1. Game not starting lately?
    Fixed in
    More information available here

    Dismiss Notice
  2. Intel iGPU (6xx series) crashes
    Fixed drivers available!
    Instructions here

    Dismiss Notice
  3. Before reporting issues or bugs, please check the up-to-date Bug Reporting Thread for the current version.
    0.19 Bug Reporting thread
    Solutions and more information may already be available.

Need help with rally suspension damping setup

Discussion in 'Troubleshooting: Bugs, Questions and Support' started by ahza2496, May 15, 2020.

  1. ahza2496

    Expand Collapse

    Nov 18, 2017

    I'm trying to make the Sunburst rally to closely mimic the Subaru Impreza WRC2004 but im having trouble with the suspension setup.

    -I already made a boxer 2.0 engine with a torque curve that closely resembles the WRC engine
    -tried porting the vivace rally suspension into the sunburst but i found out that the suspension is too advanced and the travel is too high for a WRC2004 car(the wheels are too far down when the car is midair).
    -tried to make the bumpstops have high damping values while that worked a bit, it causes the suspension to break when landing 80% of the time.

    Take a look at this WRC2004 onboard video, the jumps are at 2:12 and 3:20, where at big jumps the car is stabilizes almost immediately after landing, i cant replicate that in beamng, the car will always soft rebound or land gracefully due to high damping rates.

    My problem is that most sizeable jumps make the car bottom out(despite the hydraulic bump stop added) and bounce back if the suspension is too soft but too stiff will cause it to be undriveable throughout the track.

    Any recommendations?

    Also, if anyone has information on the spring rates, damping values and damping knee velocities for the Subaru WRC2004 car would be helpful.
  2. xiao_zhi_zhu

    Expand Collapse

    Apr 13, 2020
  3. atv_123

    Expand Collapse

    Aug 5, 2012
    Well, I don't know if your going to end up finding anything about the settings that actual rally cars use... mostly because most teams like to hold their cards to their chest so that other teams can't use the information they have to get a possible advantage... that and spring and damping rates literally change on these cars from race to race... Heck... sometimes even stage to stage.

    That all being said, I can at least give some tips that might help with your tuning.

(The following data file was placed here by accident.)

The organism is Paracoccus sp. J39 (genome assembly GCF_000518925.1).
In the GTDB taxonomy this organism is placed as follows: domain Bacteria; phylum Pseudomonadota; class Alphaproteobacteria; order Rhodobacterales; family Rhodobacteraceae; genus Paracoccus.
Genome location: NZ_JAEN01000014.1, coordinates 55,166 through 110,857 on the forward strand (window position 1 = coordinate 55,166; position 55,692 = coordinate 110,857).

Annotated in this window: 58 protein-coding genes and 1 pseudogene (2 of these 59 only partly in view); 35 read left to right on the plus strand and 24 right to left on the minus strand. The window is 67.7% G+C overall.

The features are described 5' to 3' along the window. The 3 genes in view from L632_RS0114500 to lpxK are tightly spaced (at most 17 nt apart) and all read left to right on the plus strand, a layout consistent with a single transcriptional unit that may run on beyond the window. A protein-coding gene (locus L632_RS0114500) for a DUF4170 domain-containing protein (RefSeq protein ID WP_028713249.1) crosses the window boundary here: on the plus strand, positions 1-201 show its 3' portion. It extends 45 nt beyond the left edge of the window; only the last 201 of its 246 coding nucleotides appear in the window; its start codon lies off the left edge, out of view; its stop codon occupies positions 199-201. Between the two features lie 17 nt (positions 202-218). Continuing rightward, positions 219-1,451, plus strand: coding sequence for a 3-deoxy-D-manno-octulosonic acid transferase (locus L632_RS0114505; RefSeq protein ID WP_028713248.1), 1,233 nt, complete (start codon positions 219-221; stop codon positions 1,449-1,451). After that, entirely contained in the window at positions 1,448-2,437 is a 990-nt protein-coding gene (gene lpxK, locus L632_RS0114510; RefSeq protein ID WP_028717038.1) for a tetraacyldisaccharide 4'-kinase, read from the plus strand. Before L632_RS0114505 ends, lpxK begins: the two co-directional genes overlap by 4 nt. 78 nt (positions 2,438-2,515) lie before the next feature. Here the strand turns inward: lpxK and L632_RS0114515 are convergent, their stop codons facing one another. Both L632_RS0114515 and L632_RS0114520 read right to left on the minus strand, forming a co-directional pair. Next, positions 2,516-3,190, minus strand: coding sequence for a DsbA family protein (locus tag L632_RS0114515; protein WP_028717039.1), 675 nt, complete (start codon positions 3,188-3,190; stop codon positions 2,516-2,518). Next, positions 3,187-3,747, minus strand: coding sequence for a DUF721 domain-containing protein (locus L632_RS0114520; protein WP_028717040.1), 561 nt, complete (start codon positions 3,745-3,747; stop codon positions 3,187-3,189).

Your mostly looking to control jumps, so let's start with that bit of info and work from there.

    Ride Height - naturally if jumps were your only concern, you would want your ride height to be as high as possible... this usually isn't the case though, so your going to instead want your ride height to be as high as possible without A. Maxing your suspension travel just sitting still B. High as you can go while not compromising your weight transfer control by your sway bars C. As high as possible without allowing your suspension to max out in travel through corners. Once your suspension starts to hit max travel, you start to lose body control of your car, so naturally you would want to try to avoid maxing out your suspension travel while all your tires are still on the ground... or accidentally picking your tires up off the ground... that also doesn't help. I would suggest about +15% ride height over a stock car as a start point.

    Spring Rate - this actually goes for most cars... including some higher forms of racing (Formula 1 and other high downforce racing are the exception to this rule). Your spring rate should only be just high enough to hold your car at your set ground clearance while sitting still... nothing more. You don't want to control your car through your spring rate, you want to control it through your damping which you have much more control and adjustability over.

    Bump Damping - This is basically the damping that your suspension uses when it initially hits a bump... so basically the suspension under compression. This is going to be fairly stiff... mostly to absorb the large jumps that you want to account for. As you stated, you want to try to not bottom out your car, so this should be high enough to absorb the largest jump in the stage so that it just touches the bump stops on your suspension... nothing more. Now if you have the ability to, sometimes you can adjust both low and high speed Bump Damping... use this to your advantage to have softer damping for normal driving and stiffer damping for absorbing the jumps. The softer the damping, the more traction you will have when your wheels are still on the ground... the stiffer the damping, the less traction, but more control... keep that in mind.